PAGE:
The nation's current economic prosperity is leading to an emerging bipartisan consensus in favor of investing in scientific research and development, according to Ernest Moniz, Deputy Under Secretary of the U.S. Department of Energy (DOE). Moniz gave an unscheduled presentation at the APS March Meeting detailing the agency's new role in meeting the myriad of economic, scientific and technological challenges currently facing the nation.
Moniz identified four primary national goals that underlie federal support for scientific research and education: prosperity, health, national security, and environmental stewardship. While security and health concerns fueled much of federal investment in science and technology during the post-World War II period, emphasis has shifted today to maintaining economic prosperity and preserving the environment. Security concerns remain, but the prevailing issue today is how to control the existing stockpile of nuclear weapons and materials, through such initiatives as the Comprehensive Test Ban Treaty. "The paradigm is entirely different," said Moniz of the DOE's role in this new environment. "We are now in a regime where the focus is on supporting a safe, reliable and shrinking stockpile through the construction of a new set of science facilities to achieve a new kind of scientific understanding." The DOE is also involved in activities supporting the health sector, where there is a growing intersection between the physical and life sciences. Moniz cited the DOE's involvement in the Human Genome Project and its support of microbial genomics research as evidence of the agency's leadership in this area. And energy-related R&D is a strong focus for both environmental and economic initiatives.
Regarding national prosperity, Moniz considers sustaining innovation as critical, particularly as the private sector restructures and lowers its investment in R&D. "The question is, what is the government's role in helping sustain innovation?" he said, maintaining that a healthy business environment, while important for stimulating innovation in the private sector, is equally important for stimulating government investment in science and technology. "The Administration's posture, it is fair to say, is that this is the time to invest," said Moniz. "We have had several years of economic growth, we've reached a balanced budget, and our economy is currently out-performing the rest of the world. This is not a time to relax, but to refocus on investments for the future."
As evidence of the Administration's interest, Moniz cited such presidential investment initiatives as the Environmental Research Fund, the Transportation Fund for America, and especially the $31 billion Research Fund for America, an initiative which proposes an 8% increase in investment spending from 1998 to 1999. The nearly $1.5 billion proposed increase in R&D spending includes $338 million for energy technology R&D, especially related to climate change; $420 million for defense programs largely tied to scientific instrumentation programs connected with stockpile stewardship; and nearly $250 million in scientific energy research, roughly half of which is allocated for next year's proposed construction of the megawatt Neutron Spallation Source at Oak Ridge National Laboratory.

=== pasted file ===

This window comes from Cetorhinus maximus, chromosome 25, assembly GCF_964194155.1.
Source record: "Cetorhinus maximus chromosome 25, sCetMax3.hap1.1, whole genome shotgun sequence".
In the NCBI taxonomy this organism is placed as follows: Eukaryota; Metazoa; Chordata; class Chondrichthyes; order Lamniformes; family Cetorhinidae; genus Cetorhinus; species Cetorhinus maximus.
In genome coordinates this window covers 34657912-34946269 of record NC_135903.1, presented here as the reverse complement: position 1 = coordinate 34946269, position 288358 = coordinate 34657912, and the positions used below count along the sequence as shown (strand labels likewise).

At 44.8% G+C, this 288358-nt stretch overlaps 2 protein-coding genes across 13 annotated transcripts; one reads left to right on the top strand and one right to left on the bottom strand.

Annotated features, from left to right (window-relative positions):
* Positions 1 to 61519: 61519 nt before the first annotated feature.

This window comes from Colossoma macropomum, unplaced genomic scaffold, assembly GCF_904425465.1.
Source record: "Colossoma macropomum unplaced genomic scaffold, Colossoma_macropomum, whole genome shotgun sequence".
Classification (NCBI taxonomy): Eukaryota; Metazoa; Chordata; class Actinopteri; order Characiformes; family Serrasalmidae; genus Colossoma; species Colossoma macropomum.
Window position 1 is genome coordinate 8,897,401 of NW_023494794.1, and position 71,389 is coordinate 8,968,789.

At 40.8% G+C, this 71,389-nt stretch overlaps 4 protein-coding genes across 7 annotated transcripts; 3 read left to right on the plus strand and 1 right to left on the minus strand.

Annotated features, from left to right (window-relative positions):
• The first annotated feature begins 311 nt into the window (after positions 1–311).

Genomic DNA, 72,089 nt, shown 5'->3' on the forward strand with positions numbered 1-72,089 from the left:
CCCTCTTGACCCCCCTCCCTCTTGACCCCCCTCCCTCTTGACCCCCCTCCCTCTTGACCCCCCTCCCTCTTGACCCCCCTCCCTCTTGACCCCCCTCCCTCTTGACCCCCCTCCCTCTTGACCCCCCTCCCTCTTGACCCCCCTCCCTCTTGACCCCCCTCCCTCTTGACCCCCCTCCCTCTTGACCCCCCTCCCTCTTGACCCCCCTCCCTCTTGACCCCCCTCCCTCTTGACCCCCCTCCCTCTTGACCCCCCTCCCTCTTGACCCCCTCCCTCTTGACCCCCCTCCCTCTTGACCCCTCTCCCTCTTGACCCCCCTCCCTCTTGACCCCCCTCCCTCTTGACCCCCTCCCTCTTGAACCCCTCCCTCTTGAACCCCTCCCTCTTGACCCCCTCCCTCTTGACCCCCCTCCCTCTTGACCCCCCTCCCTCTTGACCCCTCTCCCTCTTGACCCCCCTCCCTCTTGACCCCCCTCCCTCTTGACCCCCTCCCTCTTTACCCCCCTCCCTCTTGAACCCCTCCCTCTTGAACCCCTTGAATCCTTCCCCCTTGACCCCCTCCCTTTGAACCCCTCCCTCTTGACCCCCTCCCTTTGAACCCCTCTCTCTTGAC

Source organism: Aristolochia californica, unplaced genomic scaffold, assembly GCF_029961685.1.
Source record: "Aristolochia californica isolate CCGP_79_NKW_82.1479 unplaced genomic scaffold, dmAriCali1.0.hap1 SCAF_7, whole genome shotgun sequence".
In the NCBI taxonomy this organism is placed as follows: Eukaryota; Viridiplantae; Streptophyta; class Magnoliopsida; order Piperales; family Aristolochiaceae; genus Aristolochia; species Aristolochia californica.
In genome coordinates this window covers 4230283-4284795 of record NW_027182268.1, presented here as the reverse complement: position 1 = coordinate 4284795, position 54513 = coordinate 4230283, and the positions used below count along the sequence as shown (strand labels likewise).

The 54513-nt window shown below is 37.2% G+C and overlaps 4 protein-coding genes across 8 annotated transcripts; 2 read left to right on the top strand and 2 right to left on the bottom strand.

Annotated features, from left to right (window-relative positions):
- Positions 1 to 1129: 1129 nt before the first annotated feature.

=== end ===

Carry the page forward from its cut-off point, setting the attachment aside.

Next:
"The DOE has a unique responsibility for building and operating large science facilities, which serve many thousands of university and industrial scientists," said Moniz, citing technology and resource partnership programs as other DOE activities benefitting academia and industry. In terms of future facilities, 1999 will witness the completion of the Relativistic Heavy Ion Collider at Brookhaven, as well as the Solar Neutrino Observatory in Ontario and the beginning of the Princeton's National (Spherical Jorus) Experiment (NSTE).
In the field of particle physics, the B-factory at SLAC will become operational within the next couple of years, enabling studies of B meson decay change, CP violation and particle asymmetry. At the same time, Fermilab will complete its Main Injector, increasing luminosities sufficiently to study the top quark regime in great detail, possibly leading to the discovery of the Higgs boson. It will remain the premier high energy physics facility for the next several years until the middle of the next decade with the completion of the Large Hadron Collider at CERN, representing a ten-year DOE investment of $450 million. This, said Moniz, "will hopefully establish the beginning of what will prove to be a sustained international collaborative effort on large facilities."
Moniz concluded his presentation by reiterating his enthusiasm about the current scientific capabilities and opportunities, saying he was "encouraged" by the emerging bipartisan consensus in Congress on investment in science and technology. However, he stressed that the federal budget environment remains difficult and the scientific community must continue to be involved in these discussions on the Hill. "Now is the time to invest and build up our scientific infrastructure," he said.
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